Publisher's Weekly
Gayl Jones conjures with deep intimacy and immediacy a brutal world that is centuries past but fully alive with spirit and mystery. Page after breathtaking page, her prose is intricate, mesmerizing, and endlessly inventive and subversive. Palmares is absolutely stunning!
Deesha Philyaw, author of THE SECRET LIVES OF CHURCH LADIES
Palmares, Jones' long-awaited fifth novel, is a blistering return to form worth the two decade wait ... Gorgeously suffused with mystery, history, and magic, Palmares is a remarkable new outing from a major voice in American letters
Adrienne Westenfeld, Esquire
Set in the17th century, Palmares is a sprawling, ambitious tale of racial struggle, Portuguese colonial rule, magical realism & mythology . . . a sublime feat of imagination
Martin Chilton, Independent
I can't tell you the last time I picked up a book and was struck dumb by the sheer beauty of its prose, and the enormity of what I don't know, but I'm here to tell you Palmares is that book
Sam Baker, Noon Magazine
Set in Brazil in the 17th century, Palmares marries magic realism to an often brutal coming-of-age tale, which tells the story of slave girl Almeyda and her quest to find a hidden settlement where fugitive slaves can live as free people. Curious, intelligent and observant, Almeyda learns to read and write, but is also taught less conventional life lessons from her grandmother who knows the lore of plants, experiences mystical visions and has a glorious store of mythological stories. Sold to different masters, Almeyda journeys through a landscape that's as diverse as the people she encounters, eventually marrying charismatic Anninho and settling for safety of a kind in Palmares, which is short-lived. Sprawling, but intimate and dreamily intense in the telling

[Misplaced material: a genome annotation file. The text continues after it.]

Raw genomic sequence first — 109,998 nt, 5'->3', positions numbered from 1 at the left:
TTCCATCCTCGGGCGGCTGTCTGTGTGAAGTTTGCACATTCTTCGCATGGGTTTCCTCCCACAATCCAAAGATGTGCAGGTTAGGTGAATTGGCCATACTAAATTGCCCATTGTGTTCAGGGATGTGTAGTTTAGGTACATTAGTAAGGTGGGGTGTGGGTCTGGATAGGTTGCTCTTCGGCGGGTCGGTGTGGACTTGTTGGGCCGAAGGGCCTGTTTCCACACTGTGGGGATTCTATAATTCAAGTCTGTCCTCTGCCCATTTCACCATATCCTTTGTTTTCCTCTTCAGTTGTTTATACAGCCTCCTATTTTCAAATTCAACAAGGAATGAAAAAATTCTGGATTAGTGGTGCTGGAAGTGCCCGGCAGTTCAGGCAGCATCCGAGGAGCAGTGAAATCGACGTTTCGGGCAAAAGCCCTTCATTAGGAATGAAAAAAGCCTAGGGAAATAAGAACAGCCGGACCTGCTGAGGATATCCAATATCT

Eithne Farry, Daily Mail
The first novel in two decades from an author championed and, indeed, edited by Toni Morrison is a magical saga of love and liberty set amid the slave plantations of 17th-century colonial Brazil
The i
Palmares conjures up an epic quest for freedom and knowledge in 17th-century Brazil. The book's narrator is a young slave named Almeyda, who hears talk of Palmares, a place of refuge for the enslaved. Escaping there herself, she discovers love with a fellow fugitive, but the community is destroyed by war and her lover disappears. Almeyda sets out in search of him and of a new Palmares. Astonishingly rich in character and incident, filled with magic and mystery . . . always intriguing
Nick Rennison, Sunday Times
Palmares is an odyssey, one woman's search first for a place, and then for a person . . . a story woven with extraordinary complexity, depth and skill; in many ways: holy . . . [it] is the first of five new works by Gayl Jones to come in the next two years. After suffering the author's absence for far too long, we - the witnesses longing for texts like hers, the borderline sacred - can rejoice at her return
Robert Jones Jr., New York Times
Palmares reinvents 17th-century Black Brazil in all its multiplicity, beauty, humanity and chaos. It is a once-in-a-lifetime work of literature, the kind that changes your understanding of the world
Yara Rodrigues Fowler, Guardian